This paper presents the statistical model for Ticker , a novel probabilistic stereophonic single-switch text entry method for visually-impaired users with motor disabilities who rely on single-switch scanning systems to communicate. All terminology and notation are defined in .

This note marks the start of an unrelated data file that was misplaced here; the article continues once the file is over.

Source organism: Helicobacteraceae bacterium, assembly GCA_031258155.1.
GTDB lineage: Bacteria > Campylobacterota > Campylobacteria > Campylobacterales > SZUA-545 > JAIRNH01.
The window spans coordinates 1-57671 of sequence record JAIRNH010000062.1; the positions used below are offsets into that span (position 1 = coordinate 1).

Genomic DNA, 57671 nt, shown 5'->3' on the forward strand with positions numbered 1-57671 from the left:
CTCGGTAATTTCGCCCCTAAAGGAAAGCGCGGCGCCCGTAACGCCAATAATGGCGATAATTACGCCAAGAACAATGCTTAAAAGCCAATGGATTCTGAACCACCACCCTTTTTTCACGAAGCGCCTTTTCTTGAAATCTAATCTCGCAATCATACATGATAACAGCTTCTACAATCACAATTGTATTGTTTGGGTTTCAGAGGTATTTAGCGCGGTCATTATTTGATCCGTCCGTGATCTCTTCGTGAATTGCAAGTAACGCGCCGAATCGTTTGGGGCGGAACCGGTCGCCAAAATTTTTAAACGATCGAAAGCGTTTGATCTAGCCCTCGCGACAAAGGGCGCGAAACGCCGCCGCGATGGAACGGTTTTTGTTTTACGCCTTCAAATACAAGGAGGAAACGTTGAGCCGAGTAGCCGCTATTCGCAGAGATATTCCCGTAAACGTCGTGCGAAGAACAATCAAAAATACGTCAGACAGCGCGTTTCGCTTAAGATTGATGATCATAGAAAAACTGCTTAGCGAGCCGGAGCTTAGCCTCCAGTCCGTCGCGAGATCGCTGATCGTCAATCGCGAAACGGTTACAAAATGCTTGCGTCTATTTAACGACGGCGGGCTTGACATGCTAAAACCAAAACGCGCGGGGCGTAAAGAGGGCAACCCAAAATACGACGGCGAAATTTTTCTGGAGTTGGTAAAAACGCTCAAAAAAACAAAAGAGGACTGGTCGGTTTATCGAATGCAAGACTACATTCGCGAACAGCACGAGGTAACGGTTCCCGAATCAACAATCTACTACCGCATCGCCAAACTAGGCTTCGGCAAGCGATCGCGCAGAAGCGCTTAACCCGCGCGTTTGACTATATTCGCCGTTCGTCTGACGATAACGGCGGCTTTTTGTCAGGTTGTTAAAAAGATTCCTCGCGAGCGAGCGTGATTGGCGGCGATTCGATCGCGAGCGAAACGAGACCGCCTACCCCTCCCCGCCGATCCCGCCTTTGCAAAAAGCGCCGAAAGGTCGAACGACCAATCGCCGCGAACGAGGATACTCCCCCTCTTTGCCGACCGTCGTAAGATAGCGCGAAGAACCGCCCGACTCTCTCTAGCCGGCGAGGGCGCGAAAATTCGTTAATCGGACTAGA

Despite the ubiquity of mobile and wearable text messaging applications, the problem of keyboard text decoding is not tackled sufficiently in the light of the enormous success of the deep learning Recurrent Neural Network (RNN) and Convolutional Neural Networks (CNN) for natural language understanding. In particular, considering that the keyboard decoders should operate on devices with memory and processor resource constraints, makes it challenging to deploy industrial scale deep neural network (DNN) models. This paper proposes a sequence-to-sequence neural attention network system for automatic text correction and completion. Given an erroneous sequence, our model encodes character level hidden representations and then decodes the revised sequence thus enabling auto-correction and completion. We achieve this by a combination of character level CNN and gated recurrent unit (GRU) encoder along with and a word level gated recurrent unit (GRU) attention decoder. Unlike traditional language models that learn from billions of words, our corpus size is only 12 million words; an order of magnitude smaller. The memory footprint of our learnt model for inference and prediction is also an order of magnitude smaller than the conventional language model based text decoders. We report baseline performance for neural keyboard decoders in such limited domain. Our models achieve a word level accuracy of $90\%$ and a character error rate CER of $2.4\%$ over the Twitter typo dataset. We present a novel dataset of noisy to corrected mappings by inducing the noise distribution from the Twitter data over the OpenSubtitles 2009 dataset; on which our model predicts with a word level accuracy of $98\%$ and sequence accuracy of $68.9\%$. In our user study, our model achieved an average CER of $2.6\%$ with the state-of-the-art non-neural touch-screen keyboard decoder at CER of $1.6\%$.